What I've learned is just because I lost a leg doesn't mean that I can't do what I did before. Life changes, but you learn to adapt. For the most part, I continue going on, and I get to do what I want to do—I just can't wiggle my toes.
Since I've been here for so long, I've worked with different prosthetists, from Tom,Brian, Rodney, Kris, and all the prosthetists I've worked with here have been great.
They're willing to work with you if you've got issues going on. If you have to call in the middle of the night because you've got some problems for the morning, then they're willing to meet you in the morning to get it straightened out.
I was able to go back to work, and I worked another eight years, full time, as an electrician. I got my time in, and I was able to retire. My second biggest accomplishment was being able to walk my daughters down the aisle.
It's harder than what it looks, but it's not something that's life changing so that you can't live. Your life goes on.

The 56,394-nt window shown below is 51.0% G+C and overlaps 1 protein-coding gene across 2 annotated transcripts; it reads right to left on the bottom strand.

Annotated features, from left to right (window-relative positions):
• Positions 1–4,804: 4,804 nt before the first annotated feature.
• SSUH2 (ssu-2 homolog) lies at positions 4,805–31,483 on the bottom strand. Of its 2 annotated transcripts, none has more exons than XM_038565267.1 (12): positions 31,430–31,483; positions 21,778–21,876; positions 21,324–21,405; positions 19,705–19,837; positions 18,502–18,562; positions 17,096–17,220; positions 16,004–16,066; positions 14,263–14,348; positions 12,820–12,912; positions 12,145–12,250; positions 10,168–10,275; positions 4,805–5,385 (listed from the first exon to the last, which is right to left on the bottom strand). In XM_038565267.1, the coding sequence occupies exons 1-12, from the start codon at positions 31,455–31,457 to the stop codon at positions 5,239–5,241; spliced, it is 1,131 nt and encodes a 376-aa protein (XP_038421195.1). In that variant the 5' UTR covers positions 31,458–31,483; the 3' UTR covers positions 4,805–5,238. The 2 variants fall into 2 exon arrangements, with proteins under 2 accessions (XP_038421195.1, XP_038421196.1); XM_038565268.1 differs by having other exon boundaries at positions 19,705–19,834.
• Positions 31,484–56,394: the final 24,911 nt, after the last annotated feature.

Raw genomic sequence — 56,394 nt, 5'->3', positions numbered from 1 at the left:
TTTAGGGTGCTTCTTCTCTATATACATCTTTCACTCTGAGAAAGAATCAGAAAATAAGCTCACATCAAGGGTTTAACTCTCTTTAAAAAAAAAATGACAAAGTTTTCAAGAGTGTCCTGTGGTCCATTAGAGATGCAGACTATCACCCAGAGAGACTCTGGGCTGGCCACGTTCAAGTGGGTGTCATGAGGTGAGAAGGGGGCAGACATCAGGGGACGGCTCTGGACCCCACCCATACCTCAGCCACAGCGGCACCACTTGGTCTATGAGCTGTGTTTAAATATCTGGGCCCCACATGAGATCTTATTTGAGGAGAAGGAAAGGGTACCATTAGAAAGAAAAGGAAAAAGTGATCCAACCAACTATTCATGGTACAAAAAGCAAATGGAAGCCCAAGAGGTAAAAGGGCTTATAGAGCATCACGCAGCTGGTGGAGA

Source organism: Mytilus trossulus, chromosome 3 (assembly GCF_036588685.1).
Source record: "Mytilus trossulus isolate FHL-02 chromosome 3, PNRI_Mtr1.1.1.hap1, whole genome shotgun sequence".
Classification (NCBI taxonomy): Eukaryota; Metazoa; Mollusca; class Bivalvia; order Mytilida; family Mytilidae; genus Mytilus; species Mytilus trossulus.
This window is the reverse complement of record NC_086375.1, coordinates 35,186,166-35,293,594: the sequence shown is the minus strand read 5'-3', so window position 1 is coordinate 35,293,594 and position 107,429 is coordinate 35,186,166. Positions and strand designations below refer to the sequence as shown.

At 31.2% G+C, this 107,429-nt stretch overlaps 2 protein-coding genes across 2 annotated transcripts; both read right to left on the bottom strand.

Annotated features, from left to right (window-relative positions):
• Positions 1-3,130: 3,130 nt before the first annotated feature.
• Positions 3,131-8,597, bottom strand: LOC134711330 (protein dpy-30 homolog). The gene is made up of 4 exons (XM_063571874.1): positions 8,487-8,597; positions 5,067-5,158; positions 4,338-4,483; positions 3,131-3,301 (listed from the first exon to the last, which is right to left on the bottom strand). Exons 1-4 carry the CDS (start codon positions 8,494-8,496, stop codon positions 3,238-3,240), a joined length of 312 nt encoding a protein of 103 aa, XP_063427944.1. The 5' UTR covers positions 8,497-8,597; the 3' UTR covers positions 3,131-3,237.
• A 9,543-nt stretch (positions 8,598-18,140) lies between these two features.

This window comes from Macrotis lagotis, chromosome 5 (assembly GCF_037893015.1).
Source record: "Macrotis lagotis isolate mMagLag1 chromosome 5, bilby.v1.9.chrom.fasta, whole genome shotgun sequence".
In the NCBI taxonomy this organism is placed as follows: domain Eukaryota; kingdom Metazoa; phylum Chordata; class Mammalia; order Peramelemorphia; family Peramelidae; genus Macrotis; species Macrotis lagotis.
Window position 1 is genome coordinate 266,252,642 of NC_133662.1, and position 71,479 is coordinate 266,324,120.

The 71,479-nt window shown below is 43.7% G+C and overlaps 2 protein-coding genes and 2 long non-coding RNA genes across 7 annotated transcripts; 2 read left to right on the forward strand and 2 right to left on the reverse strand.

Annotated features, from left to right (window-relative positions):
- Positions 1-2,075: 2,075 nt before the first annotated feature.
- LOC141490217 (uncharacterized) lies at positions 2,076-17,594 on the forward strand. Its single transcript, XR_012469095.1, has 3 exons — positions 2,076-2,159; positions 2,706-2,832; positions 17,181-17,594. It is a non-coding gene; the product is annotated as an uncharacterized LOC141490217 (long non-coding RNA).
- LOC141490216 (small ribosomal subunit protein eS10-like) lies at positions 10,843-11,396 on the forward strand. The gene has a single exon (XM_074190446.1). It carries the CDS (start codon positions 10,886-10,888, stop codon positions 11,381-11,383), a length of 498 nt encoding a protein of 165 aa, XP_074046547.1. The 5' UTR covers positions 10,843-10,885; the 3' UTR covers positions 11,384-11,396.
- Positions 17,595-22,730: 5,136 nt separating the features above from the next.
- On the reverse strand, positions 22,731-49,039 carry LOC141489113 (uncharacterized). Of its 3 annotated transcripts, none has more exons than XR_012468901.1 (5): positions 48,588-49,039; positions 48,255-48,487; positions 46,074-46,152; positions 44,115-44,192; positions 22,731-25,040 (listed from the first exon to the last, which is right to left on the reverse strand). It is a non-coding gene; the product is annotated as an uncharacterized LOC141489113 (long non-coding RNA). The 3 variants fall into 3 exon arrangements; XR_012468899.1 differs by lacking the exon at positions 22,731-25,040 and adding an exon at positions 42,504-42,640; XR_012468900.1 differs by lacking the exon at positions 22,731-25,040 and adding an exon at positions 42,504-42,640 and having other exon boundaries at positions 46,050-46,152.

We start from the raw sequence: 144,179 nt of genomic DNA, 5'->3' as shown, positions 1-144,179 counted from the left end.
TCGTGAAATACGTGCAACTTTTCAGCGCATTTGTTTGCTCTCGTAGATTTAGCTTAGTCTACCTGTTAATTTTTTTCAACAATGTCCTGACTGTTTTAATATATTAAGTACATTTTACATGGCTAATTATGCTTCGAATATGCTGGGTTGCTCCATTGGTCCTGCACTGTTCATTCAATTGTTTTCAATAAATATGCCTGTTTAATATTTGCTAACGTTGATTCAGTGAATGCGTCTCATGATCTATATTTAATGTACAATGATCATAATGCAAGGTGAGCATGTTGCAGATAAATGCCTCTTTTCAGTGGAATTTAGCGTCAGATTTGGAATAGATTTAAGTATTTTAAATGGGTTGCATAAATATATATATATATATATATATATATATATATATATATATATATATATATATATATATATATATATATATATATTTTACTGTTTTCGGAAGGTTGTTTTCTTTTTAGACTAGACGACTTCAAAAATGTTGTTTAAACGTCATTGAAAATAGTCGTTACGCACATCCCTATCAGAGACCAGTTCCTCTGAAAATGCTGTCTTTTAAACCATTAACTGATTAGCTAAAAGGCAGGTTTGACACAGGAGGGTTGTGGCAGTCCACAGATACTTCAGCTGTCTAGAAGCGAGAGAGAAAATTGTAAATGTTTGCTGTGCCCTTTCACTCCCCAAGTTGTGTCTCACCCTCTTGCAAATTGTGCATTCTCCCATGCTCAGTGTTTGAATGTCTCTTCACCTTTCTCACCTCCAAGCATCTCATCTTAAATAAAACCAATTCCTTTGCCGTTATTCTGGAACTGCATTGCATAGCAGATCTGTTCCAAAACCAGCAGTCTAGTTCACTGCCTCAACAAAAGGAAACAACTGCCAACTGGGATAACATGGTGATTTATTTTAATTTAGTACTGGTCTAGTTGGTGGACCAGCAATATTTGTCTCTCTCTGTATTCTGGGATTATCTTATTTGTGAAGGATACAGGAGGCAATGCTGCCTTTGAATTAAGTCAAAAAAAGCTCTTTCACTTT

If you see an amputee—and most of the time you see them with a leg or a limb that's open and not covered all—if you've got questions, you can most likely go up and ask him and he'll tell you.
They're not going to hide it. You might get that small percentage that might want to hide it, but if they're showing their prosthetic, they're most likely comfortable, so ask questions.
If kids come around, I always tell kids I'm part robot, and they just think it's cool.
Realizing the benefits that the prosthesis actually provides us, and how it allows us to live somewhat normal lives, is worth the work and effort.
I have a lot of goals for the future. I want to learn how to surf. I want to go back to work. There's a lot of things that I want to do that I'm going to do.